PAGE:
Exploration MSS3 Fall 2021

Rasmus Canfjorden

2. Mirroring

The scanned ornament has symmetrical ambitions, but neither a manual casting or a 3d-scan is usually perfectly symmetrical. What happens if one imposes perfect symmetry on a segment of the scan? 


To investigate this, a segment of the scan was mirrored in Rhinoceros using the mirror command and repeating the result in an array. The resulting geometry was projected onto the XY-plane and the pattern was fabricated using the same methods as in Iteration1. This time however, the laser cutter was also used to create perforations in the plywood sheet. The gaps created between the mirrored parts of the mesh was chosen as the parts to be completely cut out.

Result and discussion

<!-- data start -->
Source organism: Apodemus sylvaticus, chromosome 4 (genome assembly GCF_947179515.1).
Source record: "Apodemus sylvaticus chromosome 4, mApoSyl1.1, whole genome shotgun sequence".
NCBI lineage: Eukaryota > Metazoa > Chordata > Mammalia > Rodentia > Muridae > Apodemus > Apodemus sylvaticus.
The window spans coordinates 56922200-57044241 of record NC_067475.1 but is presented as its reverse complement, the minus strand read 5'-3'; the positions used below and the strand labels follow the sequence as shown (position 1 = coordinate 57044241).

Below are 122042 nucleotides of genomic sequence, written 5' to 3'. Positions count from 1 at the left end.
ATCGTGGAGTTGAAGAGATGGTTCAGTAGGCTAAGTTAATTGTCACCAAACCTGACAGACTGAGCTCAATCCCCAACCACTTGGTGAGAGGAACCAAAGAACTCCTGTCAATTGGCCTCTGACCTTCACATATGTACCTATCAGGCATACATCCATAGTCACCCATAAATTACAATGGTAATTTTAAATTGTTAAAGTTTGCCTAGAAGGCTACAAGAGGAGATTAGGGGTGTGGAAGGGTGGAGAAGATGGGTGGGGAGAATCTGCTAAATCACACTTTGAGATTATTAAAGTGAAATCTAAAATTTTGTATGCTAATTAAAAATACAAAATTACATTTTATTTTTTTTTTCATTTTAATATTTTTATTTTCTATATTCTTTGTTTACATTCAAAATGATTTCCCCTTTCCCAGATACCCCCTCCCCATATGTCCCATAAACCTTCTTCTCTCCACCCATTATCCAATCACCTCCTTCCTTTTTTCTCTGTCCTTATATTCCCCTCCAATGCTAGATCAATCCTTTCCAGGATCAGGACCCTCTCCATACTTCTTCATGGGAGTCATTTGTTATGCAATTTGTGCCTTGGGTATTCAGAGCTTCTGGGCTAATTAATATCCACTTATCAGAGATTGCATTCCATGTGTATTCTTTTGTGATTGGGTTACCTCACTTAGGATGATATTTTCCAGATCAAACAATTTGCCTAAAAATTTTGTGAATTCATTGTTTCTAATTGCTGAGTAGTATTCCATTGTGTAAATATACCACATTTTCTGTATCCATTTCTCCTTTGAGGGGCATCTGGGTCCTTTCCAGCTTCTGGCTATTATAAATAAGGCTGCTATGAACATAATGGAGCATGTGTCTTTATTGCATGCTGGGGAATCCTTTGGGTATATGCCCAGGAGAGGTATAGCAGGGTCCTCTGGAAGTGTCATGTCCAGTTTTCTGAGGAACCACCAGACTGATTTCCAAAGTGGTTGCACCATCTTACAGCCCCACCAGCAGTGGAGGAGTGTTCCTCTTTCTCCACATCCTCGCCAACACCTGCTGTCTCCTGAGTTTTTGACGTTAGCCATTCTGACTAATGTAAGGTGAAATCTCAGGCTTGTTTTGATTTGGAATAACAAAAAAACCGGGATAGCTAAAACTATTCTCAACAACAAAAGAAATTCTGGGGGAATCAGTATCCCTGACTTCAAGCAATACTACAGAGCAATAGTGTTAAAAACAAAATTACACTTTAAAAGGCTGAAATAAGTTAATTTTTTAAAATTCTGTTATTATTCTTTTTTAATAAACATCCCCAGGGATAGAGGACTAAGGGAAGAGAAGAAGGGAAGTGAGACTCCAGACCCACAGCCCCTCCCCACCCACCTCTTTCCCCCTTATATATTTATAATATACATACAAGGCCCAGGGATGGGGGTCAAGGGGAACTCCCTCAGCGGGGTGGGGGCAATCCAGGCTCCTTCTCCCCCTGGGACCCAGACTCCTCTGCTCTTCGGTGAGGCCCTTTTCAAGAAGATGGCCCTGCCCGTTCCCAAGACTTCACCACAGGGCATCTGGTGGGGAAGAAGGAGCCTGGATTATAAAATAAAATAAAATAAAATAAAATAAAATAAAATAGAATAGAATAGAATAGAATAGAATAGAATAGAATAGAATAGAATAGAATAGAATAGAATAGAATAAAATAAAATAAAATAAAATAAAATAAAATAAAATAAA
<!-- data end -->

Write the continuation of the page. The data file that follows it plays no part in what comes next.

In the physical model, the digital expression becomes strong due to the precision of the laser cutter. This time, the symmetry of the lines is close to perfect. However, something that is difficult to control with the laser is the browning of the edges where it cuts through. These occur more or less sporadically and adds a level of uncertainty to the piece. Furthermore, if the plywood is not perfectly flat, the laser can fail in cutting all the way through. This could also be used as a way of accentuating the differences between a perfect digital model and a physical piece. In this iteration, the 3-dimensional expression of the lines is not as prominent. Perhaps due to the segment of the scan that was chosen for the mirroring. But also perhaps due to the perforations putting emphasis on the 2-dimensional nature of the thin plywood sheet.